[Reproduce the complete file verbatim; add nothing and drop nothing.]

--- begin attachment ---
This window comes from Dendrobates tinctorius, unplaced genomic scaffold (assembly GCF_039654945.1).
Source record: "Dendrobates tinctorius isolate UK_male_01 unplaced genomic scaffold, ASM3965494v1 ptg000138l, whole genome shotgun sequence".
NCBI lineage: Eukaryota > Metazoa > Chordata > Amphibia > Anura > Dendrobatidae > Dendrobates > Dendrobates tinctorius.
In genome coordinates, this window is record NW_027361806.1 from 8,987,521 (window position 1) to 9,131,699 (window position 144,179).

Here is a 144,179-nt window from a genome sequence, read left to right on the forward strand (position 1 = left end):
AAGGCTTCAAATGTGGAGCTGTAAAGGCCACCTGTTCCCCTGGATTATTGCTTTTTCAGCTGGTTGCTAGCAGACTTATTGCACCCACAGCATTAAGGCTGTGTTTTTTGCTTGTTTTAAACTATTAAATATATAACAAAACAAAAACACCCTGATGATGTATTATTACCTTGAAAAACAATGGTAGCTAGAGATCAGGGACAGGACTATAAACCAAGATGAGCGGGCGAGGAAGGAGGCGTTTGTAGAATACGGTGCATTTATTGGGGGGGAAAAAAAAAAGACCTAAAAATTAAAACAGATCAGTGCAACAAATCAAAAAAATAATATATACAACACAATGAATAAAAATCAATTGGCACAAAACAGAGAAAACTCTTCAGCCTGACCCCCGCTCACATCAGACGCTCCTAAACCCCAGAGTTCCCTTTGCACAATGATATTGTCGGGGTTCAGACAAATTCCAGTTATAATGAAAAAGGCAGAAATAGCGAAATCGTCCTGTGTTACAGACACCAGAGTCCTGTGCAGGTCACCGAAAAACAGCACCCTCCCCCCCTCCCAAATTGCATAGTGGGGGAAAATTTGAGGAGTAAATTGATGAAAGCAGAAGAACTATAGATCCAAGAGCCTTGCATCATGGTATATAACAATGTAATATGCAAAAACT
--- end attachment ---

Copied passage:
This window comes from Dendrobates tinctorius, unplaced genomic scaffold (assembly GCF_039654945.1).
Source record: "Dendrobates tinctorius isolate UK_male_01 unplaced genomic scaffold, ASM3965494v1 ptg000138l, whole genome shotgun sequence".
NCBI lineage: Eukaryota > Metazoa > Chordata > Amphibia > Anura > Dendrobatidae > Dendrobates > Dendrobates tinctorius.
In genome coordinates, this window is record NW_027361806.1 from 8,987,521 (window position 1) to 9,131,699 (window position 144,179).

Here is a 144,179-nt window from a genome sequence, read left to right on the forward strand (position 1 = left end):
AAGGCTTCAAATGTGGAGCTGTAAAGGCCACCTGTTCCCCTGGATTATTGCTTTTTCAGCTGGTTGCTAGCAGACTTATTGCACCCACAGCATTAAGGCTGTGTTTTTTGCTTGTTTTAAACTATTAAATATATAACAAAACAAAAACACCCTGATGATGTATTATTACCTTGAAAAACAATGGTAGCTAGAGATCAGGGACAGGACTATAAACCAAGATGAGCGGGCGAGGAAGGAGGCGTTTGTAGAATACGGTGCATTTATTGGGGGGGAAAAAAAAAAGACCTAAAAATTAAAACAGATCAGTGCAACAAATCAAAAAAATAATATATACAACACAATGAATAAAAATCAATTGGCACAAAACAGAGAAAACTCTTCAGCCTGACCCCCGCTCACATCAGACGCTCCTAAACCCCAGAGTTCCCTTTGCACAATGATATTGTCGGGGTTCAGACAAATTCCAGTTATAATGAAAAAGGCAGAAATAGCGAAATCGTCCTGTGTTACAGACACCAGAGTCCTGTGCAGGTCACCGAAAAACAGCACCCTCCCCCCCTCCCAAATTGCATAGTGGGGGAAAATTTGAGGAGTAAATTGATGAAAGCAGAAGAACTATAGATCCAAGAGCCTTGCATCATGGTATATAACAATGTAATATGCAAAAACT